The mustache brush has been an indispensable accessory for male care for centuries. And today, thanks also to the latest trends that have brought back the mustache, it is increasingly sought after by admirers. But what is this historic tool for and, above all, how is it used?
Having a brush available is essential to always show a tidy and well-managed mustache, especially in this month of November. In fact, in these days, Movember is celebrated, the month dedicated to male health, represented by the custom of growing long and showy mustache for four weeks. And on the occasion of this anniversary, Antica Barbieria Colla launched its special promotion a few days ago: by purchasing two products from the beard line by November 5, the Extra-Firm Mustache Wax is free.
Mustache brush: history and use
The mustache brush is a tool whose origins date back to ancient times, so much so that finds from ancient Greek and Roman civilizations have come down to the present day. And it is even thought that the invention of this instrument is even antecedent, considered that the custom of wearing long beards and equally showy mustaches was very common for several centuries before the birth of Christ.
This accessory has found a new life recently, with the mustache and beard making a big comeback in recent years. And so the most varied representatives have returned to the market, but not everyone knows the actual uses of this tool. What is it for?
- Taming the hair: similarly to what happens for the mane, combing the mustache allows you to tame it, rearranging your appearance and orienting the hair itself in the desired direction;
- Remove static energy: the action of combing the mustache reduces its static energy, thus preventing the hair from assuming unwanted shapes;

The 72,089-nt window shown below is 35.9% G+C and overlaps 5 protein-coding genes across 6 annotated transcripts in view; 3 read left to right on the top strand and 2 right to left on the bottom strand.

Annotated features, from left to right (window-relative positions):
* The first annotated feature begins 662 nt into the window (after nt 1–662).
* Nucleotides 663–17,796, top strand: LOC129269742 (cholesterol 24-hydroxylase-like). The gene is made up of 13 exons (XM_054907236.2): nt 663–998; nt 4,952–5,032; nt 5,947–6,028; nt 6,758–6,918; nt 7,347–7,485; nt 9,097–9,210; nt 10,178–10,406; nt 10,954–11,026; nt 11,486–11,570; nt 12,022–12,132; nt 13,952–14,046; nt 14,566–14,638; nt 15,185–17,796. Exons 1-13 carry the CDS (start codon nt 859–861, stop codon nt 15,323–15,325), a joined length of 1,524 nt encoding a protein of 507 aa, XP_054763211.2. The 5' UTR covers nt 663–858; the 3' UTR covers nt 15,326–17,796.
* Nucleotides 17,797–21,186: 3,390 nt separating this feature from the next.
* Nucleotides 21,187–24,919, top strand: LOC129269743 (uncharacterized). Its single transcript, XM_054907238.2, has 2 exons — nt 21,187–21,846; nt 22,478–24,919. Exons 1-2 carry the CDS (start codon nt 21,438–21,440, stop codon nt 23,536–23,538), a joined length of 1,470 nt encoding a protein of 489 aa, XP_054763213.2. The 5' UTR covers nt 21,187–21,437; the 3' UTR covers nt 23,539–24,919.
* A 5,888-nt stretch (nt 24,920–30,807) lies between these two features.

- Remove impurities: the gentle action of the brush removes accumulations of dust, flakes of skin and other residues that may have been trapped between the mustache despite proper washing.
Antica Barbieria Colla preserves several shaving brushes from distant times. Among the many, the one that belonged to Giacomo Puccini stands out, mentioned by Franco Bompieri in his book “Antica Barbieria Colla, ovvero della salute dei capelli”:
[Mantovanini] had therefore been working for a few days in Colla’s shop when the Master Puccini entered: he was the only free worker. Colla, with his gentle manner, approached the Master and said to him: “Take a seat” and called Mantovanini who at the time must have looked like a child, if until he was sixty he kept the diminutive appearance of an ageless man, and he explained the cut he had to make. Guido felt paralyzed, and he could do nothing but pretend to cut the Master’s hair. After a week Puccini returned. The old boss came to meet him and Puccini asked him: “Isn’t that boy from the other time around?” Guido, as he heard Puccini asking for him, ran into the back and hid, thinking that the Master would complain about the previous cut; but Puccini, smiling, added: “Because, you see …, he didn’t do anything to my hair, but that’s okay with me”. I still keep Giacomo Puccini’s toothbrush with which he used to comb his mustache in the shop.
What types of mustache brushes to try?
Today on the market there are two main types of mustache brushes, even if there is no lack of more curious alternatives:
- Animal bristle brush: it is a real miniature brush, equipped with thick bristles, usually obtained from the mantle of animals such as wild boar or pig. They help to untangle the mustache, acting in depth, and eliminating excess static energy;
- Toothed Comb: more similar to a hair comb, it features small, side-by-side teeth and a flat profile. It can be made of bone, metal and, more recently, also plastic.
Regularly combing the mustache not only guarantees its shape, but also ensures its shine and promotes the well-being of the skin, eliminating all excess sebum residues.